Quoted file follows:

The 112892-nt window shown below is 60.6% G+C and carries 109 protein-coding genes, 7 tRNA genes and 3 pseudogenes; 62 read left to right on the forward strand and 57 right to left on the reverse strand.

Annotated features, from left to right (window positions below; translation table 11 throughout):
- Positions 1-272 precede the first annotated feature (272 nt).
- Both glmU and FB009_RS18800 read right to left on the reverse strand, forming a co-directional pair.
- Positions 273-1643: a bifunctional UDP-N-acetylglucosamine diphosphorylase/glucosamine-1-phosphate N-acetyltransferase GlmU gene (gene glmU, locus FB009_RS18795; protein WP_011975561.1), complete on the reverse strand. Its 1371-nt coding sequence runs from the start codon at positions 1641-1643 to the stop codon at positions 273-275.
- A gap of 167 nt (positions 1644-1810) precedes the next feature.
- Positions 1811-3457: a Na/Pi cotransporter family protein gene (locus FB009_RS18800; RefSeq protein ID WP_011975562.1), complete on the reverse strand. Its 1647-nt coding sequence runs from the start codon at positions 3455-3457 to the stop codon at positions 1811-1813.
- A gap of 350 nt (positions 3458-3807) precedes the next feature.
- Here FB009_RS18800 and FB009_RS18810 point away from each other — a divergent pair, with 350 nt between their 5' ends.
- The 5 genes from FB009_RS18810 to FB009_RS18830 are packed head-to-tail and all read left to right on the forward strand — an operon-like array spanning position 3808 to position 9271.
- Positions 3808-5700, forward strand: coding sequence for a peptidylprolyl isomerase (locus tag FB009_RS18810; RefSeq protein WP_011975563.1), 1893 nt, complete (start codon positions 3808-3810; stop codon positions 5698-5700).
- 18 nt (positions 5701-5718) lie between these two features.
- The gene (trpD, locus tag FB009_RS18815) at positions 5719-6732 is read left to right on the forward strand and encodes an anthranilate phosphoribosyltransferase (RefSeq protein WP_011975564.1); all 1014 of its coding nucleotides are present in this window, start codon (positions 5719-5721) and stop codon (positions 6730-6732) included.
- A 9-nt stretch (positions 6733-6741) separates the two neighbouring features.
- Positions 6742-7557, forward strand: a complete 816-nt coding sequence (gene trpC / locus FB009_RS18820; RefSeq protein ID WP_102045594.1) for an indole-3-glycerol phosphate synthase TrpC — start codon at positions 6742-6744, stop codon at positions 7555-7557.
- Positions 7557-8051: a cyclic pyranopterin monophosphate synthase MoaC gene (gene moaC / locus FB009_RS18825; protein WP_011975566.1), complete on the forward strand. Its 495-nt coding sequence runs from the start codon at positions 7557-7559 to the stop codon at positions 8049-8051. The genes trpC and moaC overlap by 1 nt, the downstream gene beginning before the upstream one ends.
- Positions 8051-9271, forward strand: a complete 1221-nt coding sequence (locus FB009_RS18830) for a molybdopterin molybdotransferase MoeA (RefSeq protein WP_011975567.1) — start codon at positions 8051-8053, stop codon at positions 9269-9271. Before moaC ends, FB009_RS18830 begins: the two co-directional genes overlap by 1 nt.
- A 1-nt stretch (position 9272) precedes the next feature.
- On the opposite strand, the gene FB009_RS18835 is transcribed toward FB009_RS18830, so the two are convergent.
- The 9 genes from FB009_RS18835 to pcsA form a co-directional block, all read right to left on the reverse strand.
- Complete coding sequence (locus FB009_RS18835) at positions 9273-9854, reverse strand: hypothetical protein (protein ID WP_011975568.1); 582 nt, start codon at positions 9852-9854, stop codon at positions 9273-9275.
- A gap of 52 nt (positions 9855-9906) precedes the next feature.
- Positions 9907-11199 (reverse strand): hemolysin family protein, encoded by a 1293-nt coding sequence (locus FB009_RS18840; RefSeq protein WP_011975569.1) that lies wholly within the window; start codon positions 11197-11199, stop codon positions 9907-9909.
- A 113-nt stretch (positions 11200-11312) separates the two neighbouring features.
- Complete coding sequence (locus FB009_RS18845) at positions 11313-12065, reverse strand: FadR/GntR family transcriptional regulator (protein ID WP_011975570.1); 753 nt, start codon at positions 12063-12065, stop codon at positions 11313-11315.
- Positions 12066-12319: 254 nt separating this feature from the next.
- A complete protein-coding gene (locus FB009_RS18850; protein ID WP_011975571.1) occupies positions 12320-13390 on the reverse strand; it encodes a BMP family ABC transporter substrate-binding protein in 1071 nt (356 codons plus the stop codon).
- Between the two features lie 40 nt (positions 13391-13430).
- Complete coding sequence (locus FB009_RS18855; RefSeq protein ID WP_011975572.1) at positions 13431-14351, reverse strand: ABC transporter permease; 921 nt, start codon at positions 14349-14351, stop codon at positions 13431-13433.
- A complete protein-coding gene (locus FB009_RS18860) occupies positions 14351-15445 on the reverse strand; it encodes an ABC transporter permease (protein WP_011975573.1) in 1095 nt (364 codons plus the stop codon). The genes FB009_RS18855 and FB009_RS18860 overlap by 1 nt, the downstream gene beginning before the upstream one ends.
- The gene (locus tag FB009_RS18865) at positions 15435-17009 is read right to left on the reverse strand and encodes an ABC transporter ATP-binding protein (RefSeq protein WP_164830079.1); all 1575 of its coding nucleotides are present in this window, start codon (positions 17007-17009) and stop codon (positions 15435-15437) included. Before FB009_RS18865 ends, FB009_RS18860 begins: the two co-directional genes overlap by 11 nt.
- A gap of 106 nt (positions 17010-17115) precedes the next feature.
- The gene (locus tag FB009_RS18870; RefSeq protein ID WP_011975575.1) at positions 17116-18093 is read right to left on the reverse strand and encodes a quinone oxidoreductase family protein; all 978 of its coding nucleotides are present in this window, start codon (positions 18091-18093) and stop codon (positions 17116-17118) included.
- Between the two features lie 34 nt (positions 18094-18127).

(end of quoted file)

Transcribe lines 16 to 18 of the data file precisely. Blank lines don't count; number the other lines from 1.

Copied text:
- Positions 7557-8051: a cyclic pyranopterin monophosphate synthase MoaC gene (gene moaC / locus FB009_RS18825; protein WP_011975566.1), complete on the forward strand. Its 495-nt coding sequence runs from the start codon at positions 7557-7559 to the stop codon at positions 8049-8051. The genes trpC and moaC overlap by 1 nt, the downstream gene beginning before the upstream one ends.
- Positions 8051-9271, forward strand: a complete 1221-nt coding sequence (locus FB009_RS18830) for a molybdopterin molybdotransferase MoeA (RefSeq protein WP_011975567.1) — start codon at positions 8051-8053, stop codon at positions 9269-9271. Before moaC ends, FB009_RS18830 begins: the two co-directional genes overlap by 1 nt.
- A 1-nt stretch (position 9272) precedes the next feature.